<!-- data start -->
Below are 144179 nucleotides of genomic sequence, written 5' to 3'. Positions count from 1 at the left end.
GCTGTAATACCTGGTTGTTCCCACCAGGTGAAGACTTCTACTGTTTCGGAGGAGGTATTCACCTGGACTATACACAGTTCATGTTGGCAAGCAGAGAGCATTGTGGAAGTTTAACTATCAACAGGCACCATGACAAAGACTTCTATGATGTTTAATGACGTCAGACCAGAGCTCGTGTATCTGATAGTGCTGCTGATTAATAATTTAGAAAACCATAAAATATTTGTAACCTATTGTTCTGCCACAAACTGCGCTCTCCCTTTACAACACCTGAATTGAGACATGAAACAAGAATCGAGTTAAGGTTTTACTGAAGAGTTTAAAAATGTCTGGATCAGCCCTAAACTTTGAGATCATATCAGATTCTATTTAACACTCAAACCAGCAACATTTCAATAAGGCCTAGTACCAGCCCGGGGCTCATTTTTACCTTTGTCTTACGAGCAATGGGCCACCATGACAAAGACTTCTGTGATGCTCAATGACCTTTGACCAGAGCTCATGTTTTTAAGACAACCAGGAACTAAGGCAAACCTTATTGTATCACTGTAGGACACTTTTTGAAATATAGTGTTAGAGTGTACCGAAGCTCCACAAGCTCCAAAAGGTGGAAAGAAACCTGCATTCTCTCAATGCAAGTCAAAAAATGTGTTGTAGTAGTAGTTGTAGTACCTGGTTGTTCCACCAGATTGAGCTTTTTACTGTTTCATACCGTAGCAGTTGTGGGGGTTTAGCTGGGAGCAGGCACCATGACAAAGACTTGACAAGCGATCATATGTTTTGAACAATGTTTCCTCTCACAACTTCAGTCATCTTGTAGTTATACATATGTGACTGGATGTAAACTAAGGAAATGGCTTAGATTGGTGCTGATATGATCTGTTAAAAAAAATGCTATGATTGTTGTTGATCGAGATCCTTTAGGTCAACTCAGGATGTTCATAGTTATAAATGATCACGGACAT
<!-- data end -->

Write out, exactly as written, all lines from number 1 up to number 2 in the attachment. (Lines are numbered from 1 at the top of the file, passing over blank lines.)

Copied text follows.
Below are 144179 nucleotides of genomic sequence, written 5' to 3'. Positions count from 1 at the left end.
GCTGTAATACCTGGTTGTTCCCACCAGGTGAAGACTTCTACTGTTTCGGAGGAGGTATTCACCTGGACTATACACAGTTCATGTTGGCAAGCAGAGAGCATTGTGGAAGTTTAACTATCAACAGGCACCATGACAAAGACTTCTATGATGTTTAATGACGTCAGACCAGAGCTCGTGTATCTGATAGTGCTGCTGATTAATAATTTAGAAAACCATAAAATATTTGTAACCTATTGTTCTGCCACAAACTGCGCTCTCCCTTTACAACACCTGAATTGAGACATGAAACAAGAATCGAGTTAAGGTTTTACTGAAGAGTTTAAAAATGTCTGGATCAGCCCTAAACTTTGAGATCATATCAGATTCTATTTAACACTCAAACCAGCAACATTTCAATAAGGCCTAGTACCAGCCCGGGGCTCATTTTTACCTTTGTCTTACGAGCAATGGGCCACCATGACAAAGACTTCTGTGATGCTCAATGACCTTTGACCAGAGCTCATGTTTTTAAGACAACCAGGAACTAAGGCAAACCTTATTGTATCACTGTAGGACACTTTTTGAAATATAGTGTTAGAGTGTACCGAAGCTCCACAAGCTCCAAAAGGTGGAAAGAAACCTGCATTCTCTCAATGCAAGTCAAAAAATGTGTTGTAGTAGTAGTTGTAGTACCTGGTTGTTCCACCAGATTGAGCTTTTTACTGTTTCATACCGTAGCAGTTGTGGGGGTTTAGCTGGGAGCAGGCACCATGACAAAGACTTGACAAGCGATCATATGTTTTGAACAATGTTTCCTCTCACAACTTCAGTCATCTTGTAGTTATACATATGTGACTGGATGTAAACTAAGGAAATGGCTTAGATTGGTGCTGATATGATCTGTTAAAAAAAATGCTATGATTGTTGTTGATCGAGATCCTTTAGGTCAACTCAGGATGTTCATAGTTATAAATGATCACGGACAT